Traces of Home
The first twenty-four hours of any of our church assignments is always a "feeling out" period; just like when you first get hired on or you join an organization for the first time. You want to make sure all your ducks are in a row and that the organization, well, feels right. With Mt. Zion, this process only took a bare few hours. Even setting aside the fact that we're also black, it just felt more comfortable at Mt. Zion more quickly. It also helped that the members, which included members of the Good Samaritan Ministries, went out of their way to make us feel welcome.
The first night at dinner told the tale. At all the other churches we've been guests of, dinnertime was definitely a friendly affair, with good food and good company. But dinner at Mt. Zion was different in that it felt more like a family reunion. It's a difficult feeling to describe; We knew this wasn't "home", and the members weren't "family" in the strictest sense, yet it felt like it. I don't know if that description (admittedly it's a weak one) makes sense to someone that's never been to a family reunion.
Typically, such affairs are quite boisterous, where young and old alike swap viewpoints and experiences. Any and all topics are broached, as long as it's done in good taste and humor. And all of it is done around large bites of some of the best homecooked food. I know this describes the same experience as people of all ethnicities take part in; it's just...different.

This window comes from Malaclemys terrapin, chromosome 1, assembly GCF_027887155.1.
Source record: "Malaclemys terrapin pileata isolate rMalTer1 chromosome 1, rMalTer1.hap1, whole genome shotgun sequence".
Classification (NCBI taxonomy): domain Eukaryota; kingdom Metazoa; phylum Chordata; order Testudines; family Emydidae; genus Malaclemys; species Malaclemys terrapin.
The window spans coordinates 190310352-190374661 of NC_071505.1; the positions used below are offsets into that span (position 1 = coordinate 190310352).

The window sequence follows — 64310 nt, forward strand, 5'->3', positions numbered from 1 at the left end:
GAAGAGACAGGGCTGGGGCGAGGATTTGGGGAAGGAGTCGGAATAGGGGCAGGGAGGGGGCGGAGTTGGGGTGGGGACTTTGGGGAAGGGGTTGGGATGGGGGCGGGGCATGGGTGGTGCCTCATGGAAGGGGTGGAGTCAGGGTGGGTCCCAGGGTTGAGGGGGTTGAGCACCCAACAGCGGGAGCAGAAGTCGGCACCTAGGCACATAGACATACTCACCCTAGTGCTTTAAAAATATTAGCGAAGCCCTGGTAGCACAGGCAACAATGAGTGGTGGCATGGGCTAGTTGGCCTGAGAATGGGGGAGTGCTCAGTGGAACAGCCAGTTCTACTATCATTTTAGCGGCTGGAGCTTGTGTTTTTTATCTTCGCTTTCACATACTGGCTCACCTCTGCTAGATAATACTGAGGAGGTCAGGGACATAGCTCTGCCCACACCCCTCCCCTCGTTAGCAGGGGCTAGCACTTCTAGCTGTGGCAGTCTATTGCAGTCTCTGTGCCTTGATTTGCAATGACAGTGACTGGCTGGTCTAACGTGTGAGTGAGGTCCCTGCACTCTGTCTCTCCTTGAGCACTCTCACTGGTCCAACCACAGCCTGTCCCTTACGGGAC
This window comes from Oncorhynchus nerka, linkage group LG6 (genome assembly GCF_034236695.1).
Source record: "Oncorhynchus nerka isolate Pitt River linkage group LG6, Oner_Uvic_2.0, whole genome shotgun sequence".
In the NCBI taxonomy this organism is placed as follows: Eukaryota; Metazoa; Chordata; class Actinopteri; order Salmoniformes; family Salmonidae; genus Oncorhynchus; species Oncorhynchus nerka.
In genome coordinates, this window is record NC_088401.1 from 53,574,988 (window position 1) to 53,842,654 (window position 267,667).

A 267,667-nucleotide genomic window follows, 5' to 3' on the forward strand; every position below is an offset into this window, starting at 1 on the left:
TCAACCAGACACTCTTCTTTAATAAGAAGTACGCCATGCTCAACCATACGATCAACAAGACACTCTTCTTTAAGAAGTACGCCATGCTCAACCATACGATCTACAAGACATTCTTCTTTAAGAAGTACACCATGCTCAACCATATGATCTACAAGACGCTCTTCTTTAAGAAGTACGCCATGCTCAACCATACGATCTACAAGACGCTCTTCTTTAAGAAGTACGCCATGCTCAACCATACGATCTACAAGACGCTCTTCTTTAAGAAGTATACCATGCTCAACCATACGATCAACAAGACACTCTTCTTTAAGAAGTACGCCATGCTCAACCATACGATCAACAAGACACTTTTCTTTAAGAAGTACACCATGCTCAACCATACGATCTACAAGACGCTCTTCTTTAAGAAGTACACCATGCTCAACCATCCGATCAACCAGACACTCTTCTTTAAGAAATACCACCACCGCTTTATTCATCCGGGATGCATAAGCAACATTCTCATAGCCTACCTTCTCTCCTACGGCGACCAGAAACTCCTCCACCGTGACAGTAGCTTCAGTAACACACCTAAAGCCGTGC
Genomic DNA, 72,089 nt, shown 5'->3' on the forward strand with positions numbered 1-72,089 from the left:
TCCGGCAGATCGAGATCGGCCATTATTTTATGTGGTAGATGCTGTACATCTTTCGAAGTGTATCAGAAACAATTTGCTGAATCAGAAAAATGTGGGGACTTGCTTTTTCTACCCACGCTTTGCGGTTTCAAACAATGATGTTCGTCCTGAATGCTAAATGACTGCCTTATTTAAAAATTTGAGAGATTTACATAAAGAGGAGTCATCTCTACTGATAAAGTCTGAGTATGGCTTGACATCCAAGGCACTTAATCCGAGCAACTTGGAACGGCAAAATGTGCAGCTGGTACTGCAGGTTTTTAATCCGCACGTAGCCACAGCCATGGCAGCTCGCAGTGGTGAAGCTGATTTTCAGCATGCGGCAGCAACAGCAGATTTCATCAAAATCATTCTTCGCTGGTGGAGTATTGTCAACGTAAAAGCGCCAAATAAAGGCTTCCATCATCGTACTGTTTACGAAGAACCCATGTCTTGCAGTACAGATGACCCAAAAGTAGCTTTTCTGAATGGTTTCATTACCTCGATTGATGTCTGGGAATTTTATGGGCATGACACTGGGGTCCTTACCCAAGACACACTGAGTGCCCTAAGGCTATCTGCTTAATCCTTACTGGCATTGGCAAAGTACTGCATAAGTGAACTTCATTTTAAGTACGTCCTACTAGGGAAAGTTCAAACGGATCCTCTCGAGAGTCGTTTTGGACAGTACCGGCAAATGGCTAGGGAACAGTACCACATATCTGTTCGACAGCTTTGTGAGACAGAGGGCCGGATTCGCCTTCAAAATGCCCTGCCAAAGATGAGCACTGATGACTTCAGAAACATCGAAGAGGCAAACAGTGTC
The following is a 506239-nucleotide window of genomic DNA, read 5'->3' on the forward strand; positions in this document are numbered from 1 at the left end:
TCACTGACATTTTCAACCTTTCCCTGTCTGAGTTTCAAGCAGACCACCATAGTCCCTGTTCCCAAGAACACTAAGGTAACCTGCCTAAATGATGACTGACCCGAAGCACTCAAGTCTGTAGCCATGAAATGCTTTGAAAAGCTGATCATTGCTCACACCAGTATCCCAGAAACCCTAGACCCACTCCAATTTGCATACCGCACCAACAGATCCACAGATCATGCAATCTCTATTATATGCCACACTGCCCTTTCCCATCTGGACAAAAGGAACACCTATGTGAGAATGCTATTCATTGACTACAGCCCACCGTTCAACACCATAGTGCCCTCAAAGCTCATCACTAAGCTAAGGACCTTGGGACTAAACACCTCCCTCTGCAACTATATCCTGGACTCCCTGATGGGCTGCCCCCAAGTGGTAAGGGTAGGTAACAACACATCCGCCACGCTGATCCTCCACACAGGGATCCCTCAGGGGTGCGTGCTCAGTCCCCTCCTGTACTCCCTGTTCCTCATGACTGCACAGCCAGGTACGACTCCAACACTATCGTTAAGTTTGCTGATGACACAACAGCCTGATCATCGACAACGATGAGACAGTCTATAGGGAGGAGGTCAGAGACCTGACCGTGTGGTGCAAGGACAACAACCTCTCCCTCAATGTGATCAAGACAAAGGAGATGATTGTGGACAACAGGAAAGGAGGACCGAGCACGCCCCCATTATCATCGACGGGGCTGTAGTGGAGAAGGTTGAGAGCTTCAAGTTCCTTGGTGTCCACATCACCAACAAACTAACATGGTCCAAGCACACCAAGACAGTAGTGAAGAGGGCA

Nessie had her time in the spotlight the night before last. She brought her violin home from school (as she does every weekend) and her guitar that she got last Christmas. She gave an impromptu performance that the members all seemed to enjoy. I believe she was even invited to perform at the church this morning.
The subject of the blog came up last night when we were all in the Common Room welcoming a new family into the network. Several members seemed thrilled to finally meet the "Mama" they'd read so much about. To her surprise, none of them seemed to mind that she practiced yoga, a source of anxiety for her up until last night.
Mama and Nessie spoke very highly of Mt. Zion. I think the church may have gained two more members.
*I don't much care for the term "African-American". First of all, although genetically I share similarities with the denizens of the sub-saharan African continent, I've never been to Africa in my life. Nor do I have any desire to go. Second, if the anthroplogists are correct, we all share an African ancestry becuase that's where Earth's first humans appeared. Third, "African-American" seems too stilted for me. It just smacks of an artificial attempt to be overly polite. I'm black. It's okay to call me that. Actually, I've lived long enough to be many things: "colored", "Negro", "Afro-American", "urban", "African-American", and of course the loathsome "N-word". At the end of the day, they're just words.
I love church. It's just that sometimes I don't love "churches." Know what I mean? It is always wonderful to find a group, a "family" of people who are so kind and welcoming as you have been blessed to find.
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